Are Floating Floors in Your Home a Good Idea?

If you’re looking to replace your existing hardwood floors or are adding brand new floors as part of an addition, you may wonder if floating hardwood floors is a good idea. These are essentially new floors that can be installed by floating them over the underlayment and subfloor of existing floors.

They’re easy and convenient to install, which is why so many homeowners choose this route. With this trend has come many more popular styles to choose from. Let’s go over the pros and cons of floating floors to help you decide if this is something that’s right for you.

Pro and Cons of Floating Floors in Homes

Floating engineered hardwood floors can be a great choice for all kinds of residential spaces. However, you should avoid their use in homes where wheelchairs are used, or in areas that get a lot of moisture, such as laundry rooms, bathrooms and basements. Here’s a look at the benefits and drawbacks of floating floors in general.

Pros of Floating Floors

Floating floors are a great idea for many reasons. Not only is this installation method cost-effective, it’s also very easy to perform. If you want to DIY your floors, this is the way to go. However, you can also hire pros to handle this for you. It’s relatively affordable and quick, so you can gain access to your house again without a loss in productivity.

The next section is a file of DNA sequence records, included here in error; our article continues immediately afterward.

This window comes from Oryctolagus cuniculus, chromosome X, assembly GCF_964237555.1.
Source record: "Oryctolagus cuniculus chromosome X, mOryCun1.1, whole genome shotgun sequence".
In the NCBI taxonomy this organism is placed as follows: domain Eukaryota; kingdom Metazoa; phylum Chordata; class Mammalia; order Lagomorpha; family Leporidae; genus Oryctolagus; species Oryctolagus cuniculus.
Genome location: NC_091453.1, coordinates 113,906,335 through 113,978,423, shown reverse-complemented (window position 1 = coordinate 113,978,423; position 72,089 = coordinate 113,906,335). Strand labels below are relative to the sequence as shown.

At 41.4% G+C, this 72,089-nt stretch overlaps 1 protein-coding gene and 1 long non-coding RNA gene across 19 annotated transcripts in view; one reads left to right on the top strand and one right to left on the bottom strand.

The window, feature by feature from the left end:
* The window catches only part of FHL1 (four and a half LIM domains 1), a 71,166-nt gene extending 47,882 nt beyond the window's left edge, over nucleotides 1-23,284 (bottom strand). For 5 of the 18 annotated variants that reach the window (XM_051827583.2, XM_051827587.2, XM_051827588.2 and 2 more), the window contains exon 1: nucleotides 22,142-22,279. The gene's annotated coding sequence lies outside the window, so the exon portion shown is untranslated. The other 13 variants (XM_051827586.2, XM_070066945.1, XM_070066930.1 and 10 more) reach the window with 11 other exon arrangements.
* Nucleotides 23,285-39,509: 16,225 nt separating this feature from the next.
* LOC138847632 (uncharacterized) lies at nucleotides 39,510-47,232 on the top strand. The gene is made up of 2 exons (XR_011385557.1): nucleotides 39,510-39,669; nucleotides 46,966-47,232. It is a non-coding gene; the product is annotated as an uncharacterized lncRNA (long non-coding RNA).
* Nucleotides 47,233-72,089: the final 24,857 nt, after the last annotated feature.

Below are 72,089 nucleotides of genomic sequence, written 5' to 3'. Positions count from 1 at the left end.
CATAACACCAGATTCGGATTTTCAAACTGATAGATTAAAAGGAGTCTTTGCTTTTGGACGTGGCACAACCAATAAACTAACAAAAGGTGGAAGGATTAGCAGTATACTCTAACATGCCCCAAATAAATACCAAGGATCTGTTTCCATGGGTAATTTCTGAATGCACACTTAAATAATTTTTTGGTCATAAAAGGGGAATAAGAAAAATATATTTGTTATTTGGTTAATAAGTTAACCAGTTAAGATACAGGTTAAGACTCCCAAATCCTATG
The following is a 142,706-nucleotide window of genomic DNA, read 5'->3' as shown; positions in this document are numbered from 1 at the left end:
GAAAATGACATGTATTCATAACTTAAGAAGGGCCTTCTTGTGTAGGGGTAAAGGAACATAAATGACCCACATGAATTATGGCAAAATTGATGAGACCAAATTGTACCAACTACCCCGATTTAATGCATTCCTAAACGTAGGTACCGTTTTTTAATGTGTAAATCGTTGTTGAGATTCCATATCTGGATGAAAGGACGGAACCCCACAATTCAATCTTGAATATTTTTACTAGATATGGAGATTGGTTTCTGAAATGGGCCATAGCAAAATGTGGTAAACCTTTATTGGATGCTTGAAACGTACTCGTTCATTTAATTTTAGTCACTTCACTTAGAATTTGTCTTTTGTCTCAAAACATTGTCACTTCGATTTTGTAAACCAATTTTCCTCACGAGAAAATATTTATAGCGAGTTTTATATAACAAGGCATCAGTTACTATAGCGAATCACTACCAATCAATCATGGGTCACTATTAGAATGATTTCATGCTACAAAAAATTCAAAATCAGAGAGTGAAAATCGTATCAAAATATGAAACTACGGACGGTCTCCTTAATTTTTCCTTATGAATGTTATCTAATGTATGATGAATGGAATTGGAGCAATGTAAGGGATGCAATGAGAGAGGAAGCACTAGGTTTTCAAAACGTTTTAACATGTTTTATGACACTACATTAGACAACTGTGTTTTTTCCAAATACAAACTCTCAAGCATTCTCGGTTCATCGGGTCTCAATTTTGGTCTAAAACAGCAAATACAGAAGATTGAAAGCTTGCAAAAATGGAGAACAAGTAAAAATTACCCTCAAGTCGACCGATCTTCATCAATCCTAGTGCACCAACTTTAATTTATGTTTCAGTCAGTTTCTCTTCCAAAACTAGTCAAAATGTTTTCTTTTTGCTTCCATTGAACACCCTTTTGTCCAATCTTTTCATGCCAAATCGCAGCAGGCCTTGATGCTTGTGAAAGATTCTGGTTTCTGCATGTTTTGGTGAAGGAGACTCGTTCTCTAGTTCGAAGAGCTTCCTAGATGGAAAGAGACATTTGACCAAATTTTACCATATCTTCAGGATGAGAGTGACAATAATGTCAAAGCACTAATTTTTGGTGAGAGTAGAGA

On top of that, floating floors are beautiful, and it’s simple to replace damaged planks as needed if scratches or dents occur. As such, you don’t have to replace the whole floor, which saves time, money and hassle.

Cons of Floating Floors

While many homeowners love floating floors, they’re not for everybody and they’re not ideal for all living situations. One of the biggest disadvantages to floating floors is that they tend to amplify sound. As a result, you wouldn’t necessarily want to install them in a soundproofed music room or study room. Always consider location before deciding on floating floors.

Another disadvantage is that they can’t be refinished or restained, so keep this mind when considering floating floors, especially for high-traffic areas. In addition, floating floors are more sensitive to moisture and humidity, which can lead to warping, pitting, mold growth and other damage. This is why you should not install floating floors in bathrooms or basements, and you should not install them in commercial buildings either.

A Note About Wheelchairs

As we touched on above, wheelchairs and floating floors don’t mix. Whether you’re remodeling a retail space or you have a home where wheelchair-bound individuals are living, don’t go with floating floors.

That’s because your floating floors will quickly show signs of wear and tear when wheelchairs are involved due to the layer of air between the floor and subfloor. The added pressure of the wheels will cause your flooring to wear down more rapidly than if you were to have solid glued-down floors.

Contact All Flooring Install

Still not sure if floating floors are right for you? Why not get in touch with our design team for advice and a quote?